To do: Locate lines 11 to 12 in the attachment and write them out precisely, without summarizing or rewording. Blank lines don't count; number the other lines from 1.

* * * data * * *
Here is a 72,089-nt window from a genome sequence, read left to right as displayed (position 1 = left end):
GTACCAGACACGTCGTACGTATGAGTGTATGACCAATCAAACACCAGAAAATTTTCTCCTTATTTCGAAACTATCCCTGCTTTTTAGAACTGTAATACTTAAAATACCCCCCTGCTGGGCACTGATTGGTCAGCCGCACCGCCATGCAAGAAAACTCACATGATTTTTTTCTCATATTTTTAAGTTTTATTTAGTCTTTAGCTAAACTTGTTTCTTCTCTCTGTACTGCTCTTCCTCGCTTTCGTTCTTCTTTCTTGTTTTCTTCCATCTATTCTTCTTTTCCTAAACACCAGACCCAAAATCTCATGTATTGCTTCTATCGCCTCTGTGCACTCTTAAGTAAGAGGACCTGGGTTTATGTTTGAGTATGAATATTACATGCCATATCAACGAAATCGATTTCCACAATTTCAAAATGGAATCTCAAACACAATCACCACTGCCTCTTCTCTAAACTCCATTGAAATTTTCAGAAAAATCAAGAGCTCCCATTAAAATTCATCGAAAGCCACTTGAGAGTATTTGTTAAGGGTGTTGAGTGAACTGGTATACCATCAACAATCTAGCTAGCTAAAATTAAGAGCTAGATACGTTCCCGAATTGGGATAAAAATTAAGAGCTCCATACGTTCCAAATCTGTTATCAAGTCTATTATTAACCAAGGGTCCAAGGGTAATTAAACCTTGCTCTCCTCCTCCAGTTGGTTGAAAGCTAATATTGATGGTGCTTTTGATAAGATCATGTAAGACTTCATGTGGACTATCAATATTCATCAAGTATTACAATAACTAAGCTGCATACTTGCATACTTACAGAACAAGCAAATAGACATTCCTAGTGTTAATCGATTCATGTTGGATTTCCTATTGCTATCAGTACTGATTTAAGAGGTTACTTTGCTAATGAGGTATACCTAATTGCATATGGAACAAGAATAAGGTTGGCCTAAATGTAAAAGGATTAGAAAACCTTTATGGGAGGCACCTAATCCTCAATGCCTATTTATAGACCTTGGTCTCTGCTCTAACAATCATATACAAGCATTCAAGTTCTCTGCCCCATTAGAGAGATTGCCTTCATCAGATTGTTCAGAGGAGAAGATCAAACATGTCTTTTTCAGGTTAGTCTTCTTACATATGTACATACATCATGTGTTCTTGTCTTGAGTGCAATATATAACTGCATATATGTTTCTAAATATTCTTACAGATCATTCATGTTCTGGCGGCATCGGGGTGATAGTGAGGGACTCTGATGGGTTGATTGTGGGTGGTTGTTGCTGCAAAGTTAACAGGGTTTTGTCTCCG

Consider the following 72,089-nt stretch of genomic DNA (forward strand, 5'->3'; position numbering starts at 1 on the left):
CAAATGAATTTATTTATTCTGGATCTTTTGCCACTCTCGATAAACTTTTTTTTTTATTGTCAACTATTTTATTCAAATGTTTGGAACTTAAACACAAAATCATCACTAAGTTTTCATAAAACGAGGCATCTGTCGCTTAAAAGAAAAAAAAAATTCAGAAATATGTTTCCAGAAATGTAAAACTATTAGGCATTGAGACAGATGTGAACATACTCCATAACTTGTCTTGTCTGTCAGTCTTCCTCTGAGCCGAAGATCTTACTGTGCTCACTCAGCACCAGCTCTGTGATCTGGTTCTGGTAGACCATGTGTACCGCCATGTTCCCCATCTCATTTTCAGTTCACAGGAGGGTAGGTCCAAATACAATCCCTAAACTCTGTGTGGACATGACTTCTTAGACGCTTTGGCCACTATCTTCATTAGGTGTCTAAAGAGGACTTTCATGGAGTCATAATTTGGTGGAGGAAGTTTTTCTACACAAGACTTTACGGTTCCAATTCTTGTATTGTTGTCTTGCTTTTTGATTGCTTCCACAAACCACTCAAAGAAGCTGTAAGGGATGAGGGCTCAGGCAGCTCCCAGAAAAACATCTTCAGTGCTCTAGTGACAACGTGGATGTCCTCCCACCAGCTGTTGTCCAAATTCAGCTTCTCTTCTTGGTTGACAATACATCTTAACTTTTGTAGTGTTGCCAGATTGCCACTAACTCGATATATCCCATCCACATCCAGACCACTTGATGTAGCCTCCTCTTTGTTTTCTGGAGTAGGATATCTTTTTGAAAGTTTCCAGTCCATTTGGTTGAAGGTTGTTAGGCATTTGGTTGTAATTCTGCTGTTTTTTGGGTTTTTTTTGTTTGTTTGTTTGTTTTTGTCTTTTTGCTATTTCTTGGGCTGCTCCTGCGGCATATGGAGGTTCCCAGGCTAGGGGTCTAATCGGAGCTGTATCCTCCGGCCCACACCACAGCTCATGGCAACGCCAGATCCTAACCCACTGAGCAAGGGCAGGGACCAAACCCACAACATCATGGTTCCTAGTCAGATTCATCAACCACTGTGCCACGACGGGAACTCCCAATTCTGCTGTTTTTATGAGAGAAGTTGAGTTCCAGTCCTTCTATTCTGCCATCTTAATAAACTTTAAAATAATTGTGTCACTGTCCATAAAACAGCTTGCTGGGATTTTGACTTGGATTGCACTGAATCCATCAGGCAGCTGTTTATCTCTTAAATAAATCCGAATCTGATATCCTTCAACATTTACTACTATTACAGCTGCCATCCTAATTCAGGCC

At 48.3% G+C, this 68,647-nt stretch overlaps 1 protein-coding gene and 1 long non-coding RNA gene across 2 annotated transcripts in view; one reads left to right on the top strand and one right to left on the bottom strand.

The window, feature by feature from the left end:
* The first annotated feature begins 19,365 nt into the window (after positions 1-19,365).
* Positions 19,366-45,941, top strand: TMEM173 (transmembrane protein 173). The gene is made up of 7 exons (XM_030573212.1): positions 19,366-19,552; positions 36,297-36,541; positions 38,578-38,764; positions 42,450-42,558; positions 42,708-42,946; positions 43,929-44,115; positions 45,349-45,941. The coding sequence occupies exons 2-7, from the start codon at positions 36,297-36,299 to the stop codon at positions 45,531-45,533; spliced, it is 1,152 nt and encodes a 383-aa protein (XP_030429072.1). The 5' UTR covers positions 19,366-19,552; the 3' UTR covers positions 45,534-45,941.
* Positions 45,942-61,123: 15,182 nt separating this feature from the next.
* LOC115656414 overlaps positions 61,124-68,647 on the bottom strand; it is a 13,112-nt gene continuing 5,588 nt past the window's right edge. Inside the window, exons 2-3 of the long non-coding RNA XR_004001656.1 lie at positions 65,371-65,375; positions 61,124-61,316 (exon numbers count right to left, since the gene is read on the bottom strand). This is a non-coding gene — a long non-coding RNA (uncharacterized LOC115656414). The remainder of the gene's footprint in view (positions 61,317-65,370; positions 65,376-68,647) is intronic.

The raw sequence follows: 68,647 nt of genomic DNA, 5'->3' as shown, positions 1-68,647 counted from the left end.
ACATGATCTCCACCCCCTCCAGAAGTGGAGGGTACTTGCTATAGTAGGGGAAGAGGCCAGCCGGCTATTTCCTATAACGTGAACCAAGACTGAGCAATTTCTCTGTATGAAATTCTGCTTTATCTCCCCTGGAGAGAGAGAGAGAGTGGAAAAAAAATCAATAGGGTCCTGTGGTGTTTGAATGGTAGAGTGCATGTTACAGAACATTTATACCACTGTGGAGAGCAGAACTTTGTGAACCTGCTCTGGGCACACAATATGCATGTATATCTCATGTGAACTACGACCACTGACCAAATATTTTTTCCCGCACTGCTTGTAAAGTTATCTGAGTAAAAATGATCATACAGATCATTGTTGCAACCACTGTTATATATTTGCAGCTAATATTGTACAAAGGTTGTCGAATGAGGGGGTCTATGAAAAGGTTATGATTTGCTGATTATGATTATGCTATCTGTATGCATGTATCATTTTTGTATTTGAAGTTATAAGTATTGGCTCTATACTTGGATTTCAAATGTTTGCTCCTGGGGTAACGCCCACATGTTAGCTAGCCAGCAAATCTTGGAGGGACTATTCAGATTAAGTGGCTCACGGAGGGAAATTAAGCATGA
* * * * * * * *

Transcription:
The raw sequence follows: 68,647 nt of genomic DNA, 5'->3' as shown, positions 1-68,647 counted from the left end.
ACATGATCTCCACCCCCTCCAGAAGTGGAGGGTACTTGCTATAGTAGGGGAAGAGGCCAGCCGGCTATTTCCTATAACGTGAACCAAGACTGAGCAATTTCTCTGTATGAAATTCTGCTTTATCTCCCCTGGAGAGAGAGAGAGAGTGGAAAAAAAATCAATAGGGTCCTGTGGTGTTTGAATGGTAGAGTGCATGTTACAGAACATTTATACCACTGTGGAGAGCAGAACTTTGTGAACCTGCTCTGGGCACACAATATGCATGTATATCTCATGTGAACTACGACCACTGACCAAATATTTTTTCCCGCACTGCTTGTAAAGTTATCTGAGTAAAAATGATCATACAGATCATTGTTGCAACCACTGTTATATATTTGCAGCTAATATTGTACAAAGGTTGTCGAATGAGGGGGTCTATGAAAAGGTTATGATTTGCTGATTATGATTATGCTATCTGTATGCATGTATCATTTTTGTATTTGAAGTTATAAGTATTGGCTCTATACTTGGATTTCAAATGTTTGCTCCTGGGGTAACGCCCACATGTTAGCTAGCCAGCAAATCTTGGAGGGACTATTCAGATTAAGTGGCTCACGGAGGGAAATTAAGCATGA